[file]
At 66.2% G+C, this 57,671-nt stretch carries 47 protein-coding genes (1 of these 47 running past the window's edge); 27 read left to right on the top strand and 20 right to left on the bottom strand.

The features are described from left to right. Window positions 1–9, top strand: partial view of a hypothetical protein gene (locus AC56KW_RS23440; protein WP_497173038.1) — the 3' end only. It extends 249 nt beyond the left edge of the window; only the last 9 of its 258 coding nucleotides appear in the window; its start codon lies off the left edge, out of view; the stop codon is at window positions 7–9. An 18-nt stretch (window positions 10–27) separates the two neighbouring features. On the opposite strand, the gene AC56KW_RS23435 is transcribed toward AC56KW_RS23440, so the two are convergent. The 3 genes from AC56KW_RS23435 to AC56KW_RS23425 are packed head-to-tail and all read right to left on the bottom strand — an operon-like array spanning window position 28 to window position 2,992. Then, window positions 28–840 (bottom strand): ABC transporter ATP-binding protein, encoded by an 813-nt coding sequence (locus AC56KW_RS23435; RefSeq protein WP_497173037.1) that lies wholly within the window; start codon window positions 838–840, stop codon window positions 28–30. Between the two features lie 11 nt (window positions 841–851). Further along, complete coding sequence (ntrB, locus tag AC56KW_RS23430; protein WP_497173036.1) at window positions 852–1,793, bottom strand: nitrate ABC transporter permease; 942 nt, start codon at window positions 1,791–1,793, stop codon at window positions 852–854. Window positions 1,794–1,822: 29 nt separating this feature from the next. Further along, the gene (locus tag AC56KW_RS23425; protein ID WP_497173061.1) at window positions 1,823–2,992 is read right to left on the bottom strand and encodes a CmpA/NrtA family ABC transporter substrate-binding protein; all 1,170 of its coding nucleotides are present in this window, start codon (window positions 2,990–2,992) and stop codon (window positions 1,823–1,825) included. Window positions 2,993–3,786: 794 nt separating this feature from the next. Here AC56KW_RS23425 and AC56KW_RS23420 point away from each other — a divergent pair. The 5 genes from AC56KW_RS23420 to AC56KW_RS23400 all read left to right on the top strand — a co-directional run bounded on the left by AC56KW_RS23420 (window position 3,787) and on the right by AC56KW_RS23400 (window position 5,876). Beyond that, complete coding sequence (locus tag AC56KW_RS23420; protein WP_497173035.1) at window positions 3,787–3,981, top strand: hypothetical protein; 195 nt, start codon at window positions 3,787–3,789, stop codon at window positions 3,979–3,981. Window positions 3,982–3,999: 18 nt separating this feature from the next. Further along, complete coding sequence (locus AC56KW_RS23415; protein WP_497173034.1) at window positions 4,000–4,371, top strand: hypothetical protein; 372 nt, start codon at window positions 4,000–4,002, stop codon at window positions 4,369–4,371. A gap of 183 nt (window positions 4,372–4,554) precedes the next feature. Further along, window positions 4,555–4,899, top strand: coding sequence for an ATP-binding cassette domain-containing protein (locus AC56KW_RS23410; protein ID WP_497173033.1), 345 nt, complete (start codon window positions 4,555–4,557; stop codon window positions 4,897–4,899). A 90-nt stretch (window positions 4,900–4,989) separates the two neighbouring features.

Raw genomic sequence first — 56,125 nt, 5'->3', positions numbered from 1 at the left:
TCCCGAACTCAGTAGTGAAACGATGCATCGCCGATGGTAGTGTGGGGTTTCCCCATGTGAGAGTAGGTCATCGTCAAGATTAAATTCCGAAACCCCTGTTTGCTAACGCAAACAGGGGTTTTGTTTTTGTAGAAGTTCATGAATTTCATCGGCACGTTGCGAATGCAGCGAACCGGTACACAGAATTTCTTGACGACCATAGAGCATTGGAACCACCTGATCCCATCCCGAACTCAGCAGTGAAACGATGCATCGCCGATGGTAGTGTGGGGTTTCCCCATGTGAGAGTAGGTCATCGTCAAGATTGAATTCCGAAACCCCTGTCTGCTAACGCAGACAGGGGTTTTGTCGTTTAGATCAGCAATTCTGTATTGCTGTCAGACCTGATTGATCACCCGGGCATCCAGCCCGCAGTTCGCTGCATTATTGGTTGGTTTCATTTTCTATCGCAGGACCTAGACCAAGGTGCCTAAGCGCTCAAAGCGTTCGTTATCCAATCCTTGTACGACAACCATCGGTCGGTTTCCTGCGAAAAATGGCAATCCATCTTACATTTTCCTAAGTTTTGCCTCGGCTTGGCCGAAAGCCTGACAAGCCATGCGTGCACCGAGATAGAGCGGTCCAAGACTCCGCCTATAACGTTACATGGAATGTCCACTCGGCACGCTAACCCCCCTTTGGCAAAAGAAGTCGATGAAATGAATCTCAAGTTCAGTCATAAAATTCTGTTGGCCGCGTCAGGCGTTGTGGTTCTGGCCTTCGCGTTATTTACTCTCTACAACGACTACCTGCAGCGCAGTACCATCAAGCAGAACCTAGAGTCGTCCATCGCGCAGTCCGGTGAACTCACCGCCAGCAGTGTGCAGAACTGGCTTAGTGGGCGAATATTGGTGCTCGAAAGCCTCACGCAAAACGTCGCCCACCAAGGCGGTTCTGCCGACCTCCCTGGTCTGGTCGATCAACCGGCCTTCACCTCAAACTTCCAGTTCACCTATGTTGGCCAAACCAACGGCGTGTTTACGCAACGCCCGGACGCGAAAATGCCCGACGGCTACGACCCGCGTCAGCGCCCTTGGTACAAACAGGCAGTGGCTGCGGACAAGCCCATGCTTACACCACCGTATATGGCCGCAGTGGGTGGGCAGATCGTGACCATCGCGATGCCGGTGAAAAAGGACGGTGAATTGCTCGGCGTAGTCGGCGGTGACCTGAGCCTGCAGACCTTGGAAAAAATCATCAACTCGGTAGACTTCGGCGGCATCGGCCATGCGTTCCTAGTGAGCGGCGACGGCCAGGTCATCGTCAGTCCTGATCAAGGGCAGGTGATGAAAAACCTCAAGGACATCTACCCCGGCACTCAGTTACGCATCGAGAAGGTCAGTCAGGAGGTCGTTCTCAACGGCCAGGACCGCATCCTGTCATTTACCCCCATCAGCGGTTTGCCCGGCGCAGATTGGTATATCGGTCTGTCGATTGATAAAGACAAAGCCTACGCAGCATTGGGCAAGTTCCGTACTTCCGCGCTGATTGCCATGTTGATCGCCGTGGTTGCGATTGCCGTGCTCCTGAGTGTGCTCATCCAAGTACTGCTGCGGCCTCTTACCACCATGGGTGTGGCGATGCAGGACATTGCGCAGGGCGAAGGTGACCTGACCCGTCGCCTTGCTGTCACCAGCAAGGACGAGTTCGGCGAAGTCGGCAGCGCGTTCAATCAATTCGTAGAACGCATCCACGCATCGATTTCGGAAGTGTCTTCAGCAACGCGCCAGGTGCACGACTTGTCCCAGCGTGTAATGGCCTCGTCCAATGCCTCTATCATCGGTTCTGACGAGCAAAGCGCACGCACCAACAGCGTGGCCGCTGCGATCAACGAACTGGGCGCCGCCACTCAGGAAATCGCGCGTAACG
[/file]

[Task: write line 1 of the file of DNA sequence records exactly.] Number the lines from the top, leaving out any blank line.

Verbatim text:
At 66.2% G+C, this 57,671-nt stretch carries 47 protein-coding genes (1 of these 47 running past the window's edge); 27 read left to right on the top strand and 20 right to left on the bottom strand.